Aidan’s talents and expertise were formidable. During his lifetime he held positions as a Professor of Gynaecology and Obstetrics, Director of Education at University College Hospital London (UCLH), Director of Clinical Governance for the NHS, and was the youngest Deputy Chief Medical Officer for England. At the time of his death he was Chairman of Pathway, had launched The Staff College, was Director of Well North and also Honorary Colonel of 256 Field Hospital. 

He also made lifelong friends, ranging from formerly homeless people, to national system leaders.

What you permit, you promote.

Professor Aidan Halligan

Aidan was a passionate advocate for values-based leadership, and used his work with the army to shape a programme of learning for medical professionals that called for vocational motivation and transparent accountability, underpinned by compassion, recognising that “people measure their behaviours and beliefs by those around them”.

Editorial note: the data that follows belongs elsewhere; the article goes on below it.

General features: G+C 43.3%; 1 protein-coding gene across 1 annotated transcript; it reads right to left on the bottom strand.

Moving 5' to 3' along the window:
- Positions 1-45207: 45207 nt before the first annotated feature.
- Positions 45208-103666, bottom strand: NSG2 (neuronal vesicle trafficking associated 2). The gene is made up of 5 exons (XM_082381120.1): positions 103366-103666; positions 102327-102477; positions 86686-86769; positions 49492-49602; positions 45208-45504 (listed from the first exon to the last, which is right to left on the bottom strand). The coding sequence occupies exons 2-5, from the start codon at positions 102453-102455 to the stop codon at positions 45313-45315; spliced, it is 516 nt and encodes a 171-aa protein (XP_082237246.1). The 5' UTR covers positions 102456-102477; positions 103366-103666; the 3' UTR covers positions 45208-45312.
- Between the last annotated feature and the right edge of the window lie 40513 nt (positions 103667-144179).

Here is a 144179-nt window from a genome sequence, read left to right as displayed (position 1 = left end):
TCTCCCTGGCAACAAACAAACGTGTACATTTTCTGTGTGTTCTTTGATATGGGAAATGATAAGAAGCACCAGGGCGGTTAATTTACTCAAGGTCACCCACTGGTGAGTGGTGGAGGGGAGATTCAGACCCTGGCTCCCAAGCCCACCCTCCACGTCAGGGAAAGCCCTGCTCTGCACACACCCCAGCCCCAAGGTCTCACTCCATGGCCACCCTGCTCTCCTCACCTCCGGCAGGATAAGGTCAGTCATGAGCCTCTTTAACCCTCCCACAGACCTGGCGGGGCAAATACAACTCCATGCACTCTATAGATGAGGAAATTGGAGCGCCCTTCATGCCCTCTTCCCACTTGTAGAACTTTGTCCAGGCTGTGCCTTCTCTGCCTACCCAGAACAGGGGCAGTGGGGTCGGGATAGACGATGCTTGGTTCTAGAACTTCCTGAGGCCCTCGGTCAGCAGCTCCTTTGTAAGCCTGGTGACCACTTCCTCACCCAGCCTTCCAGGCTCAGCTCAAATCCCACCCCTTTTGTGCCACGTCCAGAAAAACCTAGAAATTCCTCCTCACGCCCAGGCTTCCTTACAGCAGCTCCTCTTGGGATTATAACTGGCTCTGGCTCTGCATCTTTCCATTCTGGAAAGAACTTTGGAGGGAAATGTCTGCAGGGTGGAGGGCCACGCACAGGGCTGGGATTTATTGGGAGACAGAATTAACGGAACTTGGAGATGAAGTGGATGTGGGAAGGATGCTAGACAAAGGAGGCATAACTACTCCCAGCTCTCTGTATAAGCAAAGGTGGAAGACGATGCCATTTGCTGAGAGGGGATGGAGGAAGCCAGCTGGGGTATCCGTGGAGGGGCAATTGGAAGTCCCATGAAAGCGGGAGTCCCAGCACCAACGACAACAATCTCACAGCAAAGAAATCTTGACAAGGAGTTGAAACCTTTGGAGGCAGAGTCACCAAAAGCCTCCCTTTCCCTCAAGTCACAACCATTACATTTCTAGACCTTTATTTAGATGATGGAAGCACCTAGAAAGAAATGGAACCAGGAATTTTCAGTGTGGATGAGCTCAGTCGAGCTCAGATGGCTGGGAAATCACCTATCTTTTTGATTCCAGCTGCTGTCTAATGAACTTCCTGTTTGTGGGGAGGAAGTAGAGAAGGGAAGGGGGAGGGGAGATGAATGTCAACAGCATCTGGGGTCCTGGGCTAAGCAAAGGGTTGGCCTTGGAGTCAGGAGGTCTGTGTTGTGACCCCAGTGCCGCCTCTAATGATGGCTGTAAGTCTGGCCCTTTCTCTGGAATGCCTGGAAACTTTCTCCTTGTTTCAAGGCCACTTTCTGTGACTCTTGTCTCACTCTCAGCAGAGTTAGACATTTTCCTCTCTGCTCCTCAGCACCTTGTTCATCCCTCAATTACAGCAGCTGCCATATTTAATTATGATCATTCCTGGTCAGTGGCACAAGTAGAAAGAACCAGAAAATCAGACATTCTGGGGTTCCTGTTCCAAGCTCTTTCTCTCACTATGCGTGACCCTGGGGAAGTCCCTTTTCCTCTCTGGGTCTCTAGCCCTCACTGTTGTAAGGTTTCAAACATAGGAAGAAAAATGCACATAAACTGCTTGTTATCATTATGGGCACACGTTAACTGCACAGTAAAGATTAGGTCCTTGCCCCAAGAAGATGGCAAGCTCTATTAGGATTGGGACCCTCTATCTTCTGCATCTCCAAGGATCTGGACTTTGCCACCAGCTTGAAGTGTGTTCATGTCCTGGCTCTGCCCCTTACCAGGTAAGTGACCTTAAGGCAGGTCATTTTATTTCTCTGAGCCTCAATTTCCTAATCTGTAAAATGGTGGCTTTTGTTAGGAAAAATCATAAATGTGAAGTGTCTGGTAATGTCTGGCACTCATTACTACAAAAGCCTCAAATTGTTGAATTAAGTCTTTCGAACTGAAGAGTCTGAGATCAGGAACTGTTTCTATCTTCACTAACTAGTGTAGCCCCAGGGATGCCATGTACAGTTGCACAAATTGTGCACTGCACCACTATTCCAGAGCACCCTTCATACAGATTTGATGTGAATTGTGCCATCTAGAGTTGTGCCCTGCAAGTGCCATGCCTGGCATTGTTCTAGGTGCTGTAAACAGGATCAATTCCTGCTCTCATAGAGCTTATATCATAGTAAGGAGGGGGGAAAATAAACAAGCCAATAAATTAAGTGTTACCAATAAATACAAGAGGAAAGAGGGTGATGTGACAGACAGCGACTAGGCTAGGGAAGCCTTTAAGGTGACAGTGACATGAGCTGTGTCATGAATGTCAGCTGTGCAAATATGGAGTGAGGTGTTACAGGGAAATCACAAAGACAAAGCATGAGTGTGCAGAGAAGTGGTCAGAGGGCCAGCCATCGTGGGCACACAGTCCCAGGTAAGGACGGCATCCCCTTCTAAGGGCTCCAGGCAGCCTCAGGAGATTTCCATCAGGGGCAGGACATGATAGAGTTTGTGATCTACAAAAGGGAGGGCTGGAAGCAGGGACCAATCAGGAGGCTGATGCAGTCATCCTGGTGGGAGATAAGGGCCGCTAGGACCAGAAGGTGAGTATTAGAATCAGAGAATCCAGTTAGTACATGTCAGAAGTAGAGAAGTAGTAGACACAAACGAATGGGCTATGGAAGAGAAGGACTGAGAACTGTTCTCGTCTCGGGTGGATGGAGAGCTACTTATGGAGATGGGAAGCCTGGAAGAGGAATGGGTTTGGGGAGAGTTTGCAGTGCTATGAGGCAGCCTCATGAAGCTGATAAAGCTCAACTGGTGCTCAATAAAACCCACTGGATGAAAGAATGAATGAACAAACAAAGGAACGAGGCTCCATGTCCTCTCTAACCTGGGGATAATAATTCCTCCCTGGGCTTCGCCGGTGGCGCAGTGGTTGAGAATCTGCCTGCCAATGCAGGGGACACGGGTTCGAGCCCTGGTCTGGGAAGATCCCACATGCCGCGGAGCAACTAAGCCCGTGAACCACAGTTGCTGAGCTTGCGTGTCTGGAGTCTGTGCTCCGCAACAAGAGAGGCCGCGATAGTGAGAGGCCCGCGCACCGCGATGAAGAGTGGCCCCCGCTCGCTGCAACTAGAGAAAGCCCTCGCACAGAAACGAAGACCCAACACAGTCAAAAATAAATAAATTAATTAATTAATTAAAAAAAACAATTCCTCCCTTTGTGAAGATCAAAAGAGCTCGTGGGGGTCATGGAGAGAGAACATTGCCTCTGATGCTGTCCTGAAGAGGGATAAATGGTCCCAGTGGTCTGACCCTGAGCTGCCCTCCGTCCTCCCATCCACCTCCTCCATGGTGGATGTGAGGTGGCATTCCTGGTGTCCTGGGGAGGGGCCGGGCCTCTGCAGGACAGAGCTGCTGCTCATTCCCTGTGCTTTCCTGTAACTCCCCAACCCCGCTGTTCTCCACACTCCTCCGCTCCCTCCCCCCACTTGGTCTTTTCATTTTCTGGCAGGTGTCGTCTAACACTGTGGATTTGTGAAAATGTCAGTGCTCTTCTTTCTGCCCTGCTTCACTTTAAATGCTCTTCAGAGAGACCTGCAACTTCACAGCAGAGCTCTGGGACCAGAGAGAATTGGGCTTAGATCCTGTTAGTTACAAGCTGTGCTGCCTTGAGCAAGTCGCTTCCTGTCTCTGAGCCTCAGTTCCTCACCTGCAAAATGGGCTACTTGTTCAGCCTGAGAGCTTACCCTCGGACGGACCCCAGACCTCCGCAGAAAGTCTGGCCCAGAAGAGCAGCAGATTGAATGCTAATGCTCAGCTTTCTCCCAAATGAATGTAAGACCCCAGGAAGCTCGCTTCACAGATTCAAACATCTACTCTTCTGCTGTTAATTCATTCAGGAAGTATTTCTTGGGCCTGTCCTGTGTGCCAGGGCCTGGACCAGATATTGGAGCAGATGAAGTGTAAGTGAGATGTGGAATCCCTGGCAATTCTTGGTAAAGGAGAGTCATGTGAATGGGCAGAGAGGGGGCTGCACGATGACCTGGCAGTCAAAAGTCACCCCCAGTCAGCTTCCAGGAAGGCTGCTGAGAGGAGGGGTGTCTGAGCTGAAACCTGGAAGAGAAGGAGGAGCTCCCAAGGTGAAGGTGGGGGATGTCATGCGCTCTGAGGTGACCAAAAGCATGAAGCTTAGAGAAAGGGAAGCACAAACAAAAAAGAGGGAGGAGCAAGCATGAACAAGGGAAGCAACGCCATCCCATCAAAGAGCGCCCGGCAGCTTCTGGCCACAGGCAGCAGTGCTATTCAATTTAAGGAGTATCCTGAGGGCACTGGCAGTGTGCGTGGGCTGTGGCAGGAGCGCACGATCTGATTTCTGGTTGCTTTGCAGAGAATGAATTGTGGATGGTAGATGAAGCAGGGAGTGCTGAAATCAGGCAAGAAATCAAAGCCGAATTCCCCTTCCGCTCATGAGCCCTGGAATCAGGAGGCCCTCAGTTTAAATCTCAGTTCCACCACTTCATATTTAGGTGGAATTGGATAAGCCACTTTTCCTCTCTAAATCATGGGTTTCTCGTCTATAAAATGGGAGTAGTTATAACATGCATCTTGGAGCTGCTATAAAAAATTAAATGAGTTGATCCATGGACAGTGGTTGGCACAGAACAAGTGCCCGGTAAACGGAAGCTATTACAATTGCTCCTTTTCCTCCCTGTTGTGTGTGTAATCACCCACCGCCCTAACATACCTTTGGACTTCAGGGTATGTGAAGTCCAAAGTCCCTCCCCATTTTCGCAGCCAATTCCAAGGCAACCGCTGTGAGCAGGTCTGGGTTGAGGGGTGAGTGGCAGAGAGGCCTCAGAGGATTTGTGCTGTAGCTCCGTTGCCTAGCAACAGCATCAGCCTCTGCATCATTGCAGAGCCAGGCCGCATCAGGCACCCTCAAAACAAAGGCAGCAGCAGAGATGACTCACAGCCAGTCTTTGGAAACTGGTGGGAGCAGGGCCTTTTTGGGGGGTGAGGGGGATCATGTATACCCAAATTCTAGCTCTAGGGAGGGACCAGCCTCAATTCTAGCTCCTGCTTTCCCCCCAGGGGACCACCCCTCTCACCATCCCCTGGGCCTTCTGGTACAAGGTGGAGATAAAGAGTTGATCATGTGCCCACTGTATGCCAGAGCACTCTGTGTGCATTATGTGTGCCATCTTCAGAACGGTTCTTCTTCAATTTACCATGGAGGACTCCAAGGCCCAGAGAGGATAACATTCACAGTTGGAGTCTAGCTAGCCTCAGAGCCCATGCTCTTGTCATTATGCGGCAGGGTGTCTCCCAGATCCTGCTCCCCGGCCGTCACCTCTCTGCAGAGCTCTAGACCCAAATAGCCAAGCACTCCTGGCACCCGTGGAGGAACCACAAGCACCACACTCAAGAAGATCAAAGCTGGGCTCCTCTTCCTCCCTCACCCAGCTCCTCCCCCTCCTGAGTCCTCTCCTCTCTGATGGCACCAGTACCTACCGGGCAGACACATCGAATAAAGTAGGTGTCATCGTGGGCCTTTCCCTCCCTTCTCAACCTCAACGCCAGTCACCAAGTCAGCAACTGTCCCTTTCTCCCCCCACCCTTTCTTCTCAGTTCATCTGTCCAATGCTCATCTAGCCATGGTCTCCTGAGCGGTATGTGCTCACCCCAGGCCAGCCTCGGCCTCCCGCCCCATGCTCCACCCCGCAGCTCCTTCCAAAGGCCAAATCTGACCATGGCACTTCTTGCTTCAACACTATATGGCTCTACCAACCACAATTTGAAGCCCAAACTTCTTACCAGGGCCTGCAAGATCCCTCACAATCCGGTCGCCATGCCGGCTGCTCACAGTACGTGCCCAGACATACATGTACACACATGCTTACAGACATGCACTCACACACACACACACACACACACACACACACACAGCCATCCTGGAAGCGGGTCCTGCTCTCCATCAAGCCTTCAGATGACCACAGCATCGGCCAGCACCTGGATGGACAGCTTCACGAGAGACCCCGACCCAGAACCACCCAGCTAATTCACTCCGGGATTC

Aidan once wrote that “Doctors and nurses are not managed into patient care, they are led”. He embodied that sentiment, engaging with homeless healthcare and even hopping down from the stage during a speech to offer his contact details to a patient who had received poor care at his hospital.

His charm made him a compelling public speaker, and he shared his wisdom through vignettes of the world he saw around him.

You get your authority from how much you care.

Professor Aidan Halligan

Despite his powerful position, Aidan never lost sight of patients as the most important people in healthcare. He used his eminence to change health systems, creating models of care that placed patients at their heart.